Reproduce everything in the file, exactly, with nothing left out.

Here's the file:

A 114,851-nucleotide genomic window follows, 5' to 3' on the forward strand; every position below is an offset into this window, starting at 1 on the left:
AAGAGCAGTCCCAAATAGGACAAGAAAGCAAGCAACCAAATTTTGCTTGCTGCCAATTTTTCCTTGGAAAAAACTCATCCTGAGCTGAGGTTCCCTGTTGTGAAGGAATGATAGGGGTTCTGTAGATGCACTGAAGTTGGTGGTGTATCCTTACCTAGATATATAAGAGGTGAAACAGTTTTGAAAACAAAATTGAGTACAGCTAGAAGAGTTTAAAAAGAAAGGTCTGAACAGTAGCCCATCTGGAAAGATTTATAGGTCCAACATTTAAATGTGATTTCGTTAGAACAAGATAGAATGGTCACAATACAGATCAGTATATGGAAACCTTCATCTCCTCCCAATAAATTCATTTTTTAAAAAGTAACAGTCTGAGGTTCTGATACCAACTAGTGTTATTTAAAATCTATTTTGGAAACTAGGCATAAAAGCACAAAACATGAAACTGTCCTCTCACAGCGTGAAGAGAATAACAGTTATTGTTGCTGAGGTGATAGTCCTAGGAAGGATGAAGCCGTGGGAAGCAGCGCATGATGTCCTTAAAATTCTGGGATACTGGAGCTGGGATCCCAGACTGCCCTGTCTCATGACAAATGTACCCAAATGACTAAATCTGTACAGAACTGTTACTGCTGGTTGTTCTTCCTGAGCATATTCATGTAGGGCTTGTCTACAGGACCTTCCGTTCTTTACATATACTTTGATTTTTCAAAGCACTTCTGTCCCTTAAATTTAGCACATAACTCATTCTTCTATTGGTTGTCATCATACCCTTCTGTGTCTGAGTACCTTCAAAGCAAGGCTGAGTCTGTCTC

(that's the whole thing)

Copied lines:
A 114,851-nucleotide genomic window follows, 5' to 3' on the forward strand; every position below is an offset into this window, starting at 1 on the left:
AAGAGCAGTCCCAAATAGGACAAGAAAGCAAGCAACCAAATTTTGCTTGCTGCCAATTTTTCCTTGGAAAAAACTCATCCTGAGCTGAGGTTCCCTGTTGTGAAGGAATGATAGGGGTTCTGTAGATGCACTGAAGTTGGTGGTGTATCCTTACCTAGATATATAAGAGGTGAAACAGTTTTGAAAACAAAATTGAGTACAGCTAGAAGAGTTTAAAAAGAAAGGTCTGAACAGTAGCCCATCTGGAAAGATTTATAGGTCCAACATTTAAATGTGATTTCGTTAGAACAAGATAGAATGGTCACAATACAGATCAGTATATGGAAACCTTCATCTCCTCCCAATAAATTCATTTTTTAAAAAGTAACAGTCTGAGGTTCTGATACCAACTAGTGTTATTTAAAATCTATTTTGGAAACTAGGCATAAAAGCACAAAACATGAAACTGTCCTCTCACAGCGTGAAGAGAATAACAGTTATTGTTGCTGAGGTGATAGTCCTAGGAAGGATGAAGCCGTGGGAAGCAGCGCATGATGTCCTTAAAATTCTGGGATACTGGAGCTGGGATCCCAGACTGCCCTGTCTCATGACAAATGTACCCAAATGACTAAATCTGTACAGAACTGTTACTGCTGGTTGTTCTTCCTGAGCATATTCATGTAGGGCTTGTCTACAGGACCTTCCGTTCTTTACATATACTTTGATTTTTCAAAGCACTTCTGTCCCTTAAATTTAGCACATAACTCATTCTTCTATTGGTTGTCATCATACCCTTCTGTGTCTGAGTACCTTCAAAGCAAGGCTGAGTCTGTCTC